My mother is a very sweet old lady. All my life I've tried to avoid upsetting her because she has been through so much. I only learnt how to say 'No' at a recent family reunion. So it's not surprising that I found it hard to say 'No' to everyone else.
As you have seen earlier, children learn how to show empathy and deal with conflict by communicating, caring and facing challenging issues within their family. This may happen when the family congregates around the dinner table and shares the ups and downs of the day or when family members share an activity together, e.g. washing dishes or cooking.
In many families the parenting patterns are based on outdated cultural traditions, their own parents' example, or are controlled by current factors such as the hectic pace of modern life, work obligations, social isolation, exhaustion, electronic gadgets, personality difficulties or marital issues. Sadly, the modern busy family schedule leaves little room for connecting and communicating (see Chapter 3).
Some parents provide a protected environment, so their children grow up oblivious to the jungle outside. Some parents manipulate, denigrate and bully. They use passive and aggressive behaviours, inconsistent boundaries and inappropriate ways to confront difficult situations.
When a child lacks or loses the opportunity to argue, negotiate or say 'No' to either parent, he can't confront a bully. Besides, if family members can't respect one another, you can't expect school peers to do so. Children learn from their families how to be targets, bullies or both. Regardless of the reasons, renovate your role modelling for your child and provide him with the confidence to cope, confront and continue.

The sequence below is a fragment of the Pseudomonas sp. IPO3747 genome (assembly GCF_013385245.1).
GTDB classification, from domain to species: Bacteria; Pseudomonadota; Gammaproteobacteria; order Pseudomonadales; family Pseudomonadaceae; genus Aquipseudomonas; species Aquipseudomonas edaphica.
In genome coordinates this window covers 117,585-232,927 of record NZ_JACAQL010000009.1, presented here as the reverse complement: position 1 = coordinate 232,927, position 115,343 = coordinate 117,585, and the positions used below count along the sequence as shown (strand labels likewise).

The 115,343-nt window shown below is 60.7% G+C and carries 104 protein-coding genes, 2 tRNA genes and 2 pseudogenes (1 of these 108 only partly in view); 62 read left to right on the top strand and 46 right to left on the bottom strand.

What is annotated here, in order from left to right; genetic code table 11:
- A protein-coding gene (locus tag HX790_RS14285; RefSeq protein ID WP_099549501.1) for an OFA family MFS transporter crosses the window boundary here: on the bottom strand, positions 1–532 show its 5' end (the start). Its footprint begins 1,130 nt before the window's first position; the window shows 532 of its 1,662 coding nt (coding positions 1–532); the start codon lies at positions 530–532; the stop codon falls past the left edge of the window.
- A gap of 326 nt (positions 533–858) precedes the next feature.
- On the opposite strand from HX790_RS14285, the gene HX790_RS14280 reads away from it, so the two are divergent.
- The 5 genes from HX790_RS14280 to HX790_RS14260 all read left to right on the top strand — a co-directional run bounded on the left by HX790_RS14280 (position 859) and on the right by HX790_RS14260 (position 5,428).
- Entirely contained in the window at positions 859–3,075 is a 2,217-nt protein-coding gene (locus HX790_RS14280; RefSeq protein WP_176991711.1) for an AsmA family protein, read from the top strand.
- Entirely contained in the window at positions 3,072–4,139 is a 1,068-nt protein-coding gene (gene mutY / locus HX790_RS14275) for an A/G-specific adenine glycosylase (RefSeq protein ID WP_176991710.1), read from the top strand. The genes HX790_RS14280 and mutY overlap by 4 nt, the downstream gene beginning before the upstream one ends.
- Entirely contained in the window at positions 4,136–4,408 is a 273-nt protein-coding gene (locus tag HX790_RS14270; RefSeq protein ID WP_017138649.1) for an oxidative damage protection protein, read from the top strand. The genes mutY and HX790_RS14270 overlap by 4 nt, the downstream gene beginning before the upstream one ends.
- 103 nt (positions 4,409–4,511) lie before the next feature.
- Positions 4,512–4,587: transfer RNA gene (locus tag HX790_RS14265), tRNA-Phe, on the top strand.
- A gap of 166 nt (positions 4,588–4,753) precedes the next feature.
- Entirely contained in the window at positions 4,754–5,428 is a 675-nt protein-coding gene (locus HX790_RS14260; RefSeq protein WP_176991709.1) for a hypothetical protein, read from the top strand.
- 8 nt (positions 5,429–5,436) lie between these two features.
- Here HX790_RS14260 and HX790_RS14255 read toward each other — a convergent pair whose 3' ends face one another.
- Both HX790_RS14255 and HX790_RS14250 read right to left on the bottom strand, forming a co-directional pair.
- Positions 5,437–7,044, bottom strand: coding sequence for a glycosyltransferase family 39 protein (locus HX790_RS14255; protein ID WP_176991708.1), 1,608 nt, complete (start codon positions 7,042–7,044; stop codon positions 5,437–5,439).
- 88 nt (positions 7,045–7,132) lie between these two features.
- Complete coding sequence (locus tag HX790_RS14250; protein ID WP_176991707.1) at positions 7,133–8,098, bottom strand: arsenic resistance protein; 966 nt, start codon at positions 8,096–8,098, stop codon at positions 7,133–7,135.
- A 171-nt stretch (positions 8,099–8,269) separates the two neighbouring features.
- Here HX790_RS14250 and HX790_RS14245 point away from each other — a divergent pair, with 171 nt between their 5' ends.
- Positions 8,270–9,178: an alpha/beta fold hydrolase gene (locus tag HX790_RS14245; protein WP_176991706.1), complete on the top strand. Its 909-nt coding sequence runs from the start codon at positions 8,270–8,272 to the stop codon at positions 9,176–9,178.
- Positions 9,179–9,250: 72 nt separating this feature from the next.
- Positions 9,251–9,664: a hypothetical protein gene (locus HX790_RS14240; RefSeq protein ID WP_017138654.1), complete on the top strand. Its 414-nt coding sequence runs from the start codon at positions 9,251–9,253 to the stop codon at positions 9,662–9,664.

Here are a few suggestions:
• Check the comfort level of banter/teasing at home. If it causes distress, reduce the denigration and replace it with respect.
• Encourage your children to assist their siblings or others to block bullying at school.
• Provide a stable environment and don't split role models. A child can't become assertive when one parent is supportive while the other parent prohibits confrontation or can't cope with distressing information.
• Don't allow the goalposts to keep moving. Maintain firm behaviour boundaries for your children.
• Give consistent rewards for positive behaviours and consequences for disrespectful behaviours.
• Treat your child age-appropriately with regards to his responsibilities, privileges and restrictions, e.g. chores, social activities and travelling alone.
• Monitor your child's activities carefully, including his room, hobbies and schoolwork, and make sure that he doesn't misbehave and befriend children who do dodgy, dangerous deeds.
• Become empathic, resilient, friendly and respect others' rights in order to maintain positive role modelling.
• Respect and reinforce the school's actions when they are constructive.
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